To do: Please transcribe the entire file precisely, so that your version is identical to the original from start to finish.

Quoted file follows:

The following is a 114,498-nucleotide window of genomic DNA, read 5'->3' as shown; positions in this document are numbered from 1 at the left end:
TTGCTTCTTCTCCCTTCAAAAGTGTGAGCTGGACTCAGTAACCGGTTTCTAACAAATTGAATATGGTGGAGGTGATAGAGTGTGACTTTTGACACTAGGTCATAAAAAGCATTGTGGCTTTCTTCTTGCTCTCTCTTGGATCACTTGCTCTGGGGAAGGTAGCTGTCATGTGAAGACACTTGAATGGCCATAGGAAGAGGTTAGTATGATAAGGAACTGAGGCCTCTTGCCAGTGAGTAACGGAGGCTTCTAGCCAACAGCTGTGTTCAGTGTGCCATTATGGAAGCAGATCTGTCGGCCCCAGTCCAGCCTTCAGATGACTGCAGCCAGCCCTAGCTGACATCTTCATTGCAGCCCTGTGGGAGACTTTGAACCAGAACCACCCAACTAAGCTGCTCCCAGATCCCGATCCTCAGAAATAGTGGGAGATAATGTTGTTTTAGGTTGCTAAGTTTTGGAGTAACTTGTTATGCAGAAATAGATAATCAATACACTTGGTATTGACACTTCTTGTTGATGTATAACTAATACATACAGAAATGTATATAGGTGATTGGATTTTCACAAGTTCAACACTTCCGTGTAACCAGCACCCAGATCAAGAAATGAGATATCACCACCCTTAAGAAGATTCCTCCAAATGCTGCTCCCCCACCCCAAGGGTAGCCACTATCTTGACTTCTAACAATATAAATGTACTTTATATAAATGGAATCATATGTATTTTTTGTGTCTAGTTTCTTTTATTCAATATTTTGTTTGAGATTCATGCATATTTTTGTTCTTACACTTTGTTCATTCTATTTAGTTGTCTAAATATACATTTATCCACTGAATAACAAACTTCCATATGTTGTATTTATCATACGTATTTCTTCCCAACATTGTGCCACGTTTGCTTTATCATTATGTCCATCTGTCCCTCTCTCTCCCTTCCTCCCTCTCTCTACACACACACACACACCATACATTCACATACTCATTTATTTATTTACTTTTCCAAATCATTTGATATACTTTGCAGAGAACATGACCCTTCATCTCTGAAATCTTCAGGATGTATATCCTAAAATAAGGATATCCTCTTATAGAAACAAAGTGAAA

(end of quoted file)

The following is a 114,498-nucleotide window of genomic DNA, read 5'->3' as shown; positions in this document are numbered from 1 at the left end:
TTGCTTCTTCTCCCTTCAAAAGTGTGAGCTGGACTCAGTAACCGGTTTCTAACAAATTGAATATGGTGGAGGTGATAGAGTGTGACTTTTGACACTAGGTCATAAAAAGCATTGTGGCTTTCTTCTTGCTCTCTCTTGGATCACTTGCTCTGGGGAAGGTAGCTGTCATGTGAAGACACTTGAATGGCCATAGGAAGAGGTTAGTATGATAAGGAACTGAGGCCTCTTGCCAGTGAGTAACGGAGGCTTCTAGCCAACAGCTGTGTTCAGTGTGCCATTATGGAAGCAGATCTGTCGGCCCCAGTCCAGCCTTCAGATGACTGCAGCCAGCCCTAGCTGACATCTTCATTGCAGCCCTGTGGGAGACTTTGAACCAGAACCACCCAACTAAGCTGCTCCCAGATCCCGATCCTCAGAAATAGTGGGAGATAATGTTGTTTTAGGTTGCTAAGTTTTGGAGTAACTTGTTATGCAGAAATAGATAATCAATACACTTGGTATTGACACTTCTTGTTGATGTATAACTAATACATACAGAAATGTATATAGGTGATTGGATTTTCACAAGTTCAACACTTCCGTGTAACCAGCACCCAGATCAAGAAATGAGATATCACCACCCTTAAGAAGATTCCTCCAAATGCTGCTCCCCCACCCCAAGGGTAGCCACTATCTTGACTTCTAACAATATAAATGTACTTTATATAAATGGAATCATATGTATTTTTTGTGTCTAGTTTCTTTTATTCAATATTTTGTTTGAGATTCATGCATATTTTTGTTCTTACACTTTGTTCATTCTATTTAGTTGTCTAAATATACATTTATCCACTGAATAACAAACTTCCATATGTTGTATTTATCATACGTATTTCTTCCCAACATTGTGCCACGTTTGCTTTATCATTATGTCCATCTGTCCCTCTCTCTCCCTTCCTCCCTCTCTCTACACACACACACACACCATACATTCACATACTCATTTATTTATTTACTTTTCCAAATCATTTGATATACTTTGCAGAGAACATGACCCTTCATCTCTGAAATCTTCAGGATGTATATCCTAAAATAAGGATATCCTCTTATAGAAACAAAGTGAAA